“It’s not our role to reassure Pākehā when our own people are suffering,” declared Te Ahi Kaa. “We have made the decision to rescue our own people. It’s up to Pākehā to challenge racism and we see all too few of them doing it . . . all too few.”
Atareta and Patu lived in a very flash apartment block off Karangahape Road. The walls were full of beautiful works by Māori artists. Patu would laugh about that time he cooked a feed of rotten corn. It wafted through the floors. Atareta was horrified. He was banned from doing that again.
I stayed with them up north once. One morning Atareta slipped gracefully into my bedroom with a breakfast tray — delicate china plates accompanied by a serviette and tiny vase with flowers. A beautiful host.
She enrolled at the Auckland University Law School late in life. She rang me once with news she got an A.
I was impressed. “Congratulations,” I said. “How do I challenge it?” she asked. “I should have got an A-plus.”
“Good God, woman,” I said. “I have no idea. You’re talking to someone who was thrilled to simply get a pass.”
Atareta was educated in Syria and Israel. She came from a military family. After Apirana Ngata called for Māori to be trained as officers, her father Bruce and then her uncle Brian, enrolled at the Royal Military College of Australia at Duntroon. Brian became a brigadier and was in line for Governor-General, but then was diagnosed with Alzheimer’s.
Atareta was named after her grandmother, who was adopted at birth by the prominent Rangitane family of Tamihana Te Awe Awe. So she was related to Ngāti Kauwhata and Ngāti Raukawa leaders.
After heading back to the East Coast to live, Atareta became active on Te Rūnanga o Ngāti Porou. In 2005, she stood for the Māori Party against Parekura Horomia. Gave him a good run, too — 7570 votes to his 9502.
Coasties praised her long and often lonely nine-year fight on the Gisborne District Council. I can imagine her poring over papers late into the night. Her friend Caren Fox, the deputy chief judge at the Māori Land Court, says Atareta travelled two or three times a week up and down the Coast for several years — a journey of nearly three hours one way. On one trip, she wrote off her car.
Atareta was also on the Tairawhiti Health Board and a member of the Constitutional Change Group led by Moana Jackson and Margaret Mutu. Atareta put that law degree of hers to work in the Treaty claims space. That’s an intense and stressful area for any lawyer to work in, more so in 2008. That was the deadline for all historical claims to be filed with the Waitangi Tribunal. The Crown was keen to wrap up historical settlements and move on. Atareta was involved in more than 35 claims, spread throughout the country. The logistics were mind-boggling.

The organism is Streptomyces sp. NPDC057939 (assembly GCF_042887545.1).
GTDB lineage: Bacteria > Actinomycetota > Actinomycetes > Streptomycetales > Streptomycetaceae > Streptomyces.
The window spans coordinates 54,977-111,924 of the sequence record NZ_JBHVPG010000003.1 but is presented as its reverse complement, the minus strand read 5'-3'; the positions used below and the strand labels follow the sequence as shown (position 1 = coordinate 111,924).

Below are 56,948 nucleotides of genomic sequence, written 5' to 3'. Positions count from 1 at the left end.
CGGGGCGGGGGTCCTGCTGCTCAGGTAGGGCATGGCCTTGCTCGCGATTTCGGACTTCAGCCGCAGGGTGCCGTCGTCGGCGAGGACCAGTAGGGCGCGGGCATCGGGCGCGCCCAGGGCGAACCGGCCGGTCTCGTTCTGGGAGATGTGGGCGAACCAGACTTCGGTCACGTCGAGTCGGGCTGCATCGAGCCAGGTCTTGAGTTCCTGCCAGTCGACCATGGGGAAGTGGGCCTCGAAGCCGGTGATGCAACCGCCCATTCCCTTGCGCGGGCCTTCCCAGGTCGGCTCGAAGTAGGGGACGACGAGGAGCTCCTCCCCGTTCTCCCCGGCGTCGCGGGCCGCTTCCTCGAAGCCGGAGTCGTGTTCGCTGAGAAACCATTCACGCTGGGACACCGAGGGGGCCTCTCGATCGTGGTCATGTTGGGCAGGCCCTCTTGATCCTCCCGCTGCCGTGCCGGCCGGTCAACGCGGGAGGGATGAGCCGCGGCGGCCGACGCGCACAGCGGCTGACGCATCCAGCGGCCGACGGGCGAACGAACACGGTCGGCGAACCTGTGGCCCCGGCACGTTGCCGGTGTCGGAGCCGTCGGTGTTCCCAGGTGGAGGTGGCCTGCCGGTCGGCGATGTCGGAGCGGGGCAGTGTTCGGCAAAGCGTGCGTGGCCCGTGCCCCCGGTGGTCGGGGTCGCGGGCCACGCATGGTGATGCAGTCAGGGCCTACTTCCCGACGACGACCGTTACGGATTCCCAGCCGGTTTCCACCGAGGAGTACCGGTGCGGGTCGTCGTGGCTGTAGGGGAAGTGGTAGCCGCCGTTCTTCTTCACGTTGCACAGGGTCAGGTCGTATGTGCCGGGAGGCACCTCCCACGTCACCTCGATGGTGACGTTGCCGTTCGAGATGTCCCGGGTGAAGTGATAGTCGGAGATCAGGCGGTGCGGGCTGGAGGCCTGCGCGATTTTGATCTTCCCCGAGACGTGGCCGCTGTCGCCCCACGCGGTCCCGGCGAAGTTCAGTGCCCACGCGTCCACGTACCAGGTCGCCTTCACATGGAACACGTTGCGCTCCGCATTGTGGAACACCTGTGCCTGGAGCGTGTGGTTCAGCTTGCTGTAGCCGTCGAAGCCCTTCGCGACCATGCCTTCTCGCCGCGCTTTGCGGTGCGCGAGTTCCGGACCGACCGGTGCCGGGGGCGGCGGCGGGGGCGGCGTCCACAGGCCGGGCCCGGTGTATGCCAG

In 2012, the media reported that Atareta was struck off as a lawyer for misconduct relating to that period. The Disciplinary Tribunal, in their deliberations, made it clear they understood she gained nothing financially or otherwise from her transgressions. But they refused to accept a defence of serious health issues. Her supporters are still angry about that.
But her health was deteriorating — and she died last month in the Rossendale Dementia Care Home in Hamilton, after a long illness. A cruel end for a woman with such a sharp mind.
I hadn’t seen Atareta for many years. I mentioned her name this week to friends and family. “I remember her,” they said. “The clever one. Very beautiful. But she never smiled.”
Frosty was the word they used.
But I saw her smile. Her friends saw her smile. Her whānau saw her smile. Her siblings Lee, Kim, Kerry and Jan — they saw her smile.
In fact, when I think of Atareta, it’s the smiling, giggling, madly-in-love Atareta I remember. The passionate woman in a complicated personal relationship, having a tipple on Ponsonby Road with her mates, insisting to me that beautiful lingerie is an absolute necessity for a woman in love — and track pants unacceptable. Laughing with Deirdre Nehua, Merata Mita, Moana Sinclair and Annie Thorp.
And then I remember that striking face staring boldly from that iconic Metro magazine cover and how, at the time, it felt like me and thousands of Māori women were captured in the same image. That she raised our visibility. That she was all of us. That through her we were challenging the world, letting it know that good looking, lippy natives were still here. And we wanted our stuff back.
It’s important that a new generation of “conservatives” hear her name. And to understand that Atareta Poananga paved the way by having the courage to speak out so powerfully at a time when few did. She made a difference.
E te mareikura, haere koe ki te kainga taurikura, ki muri nei o iwi tangi atu ai ki a koe. Moe mai ra.
Atareta Nicole Poananga (Ngāti Kauwhata, Ngāti Raukawa, Rangitane and Ngāti Porou). Born 1952. Died April 29, 2020, aged 67.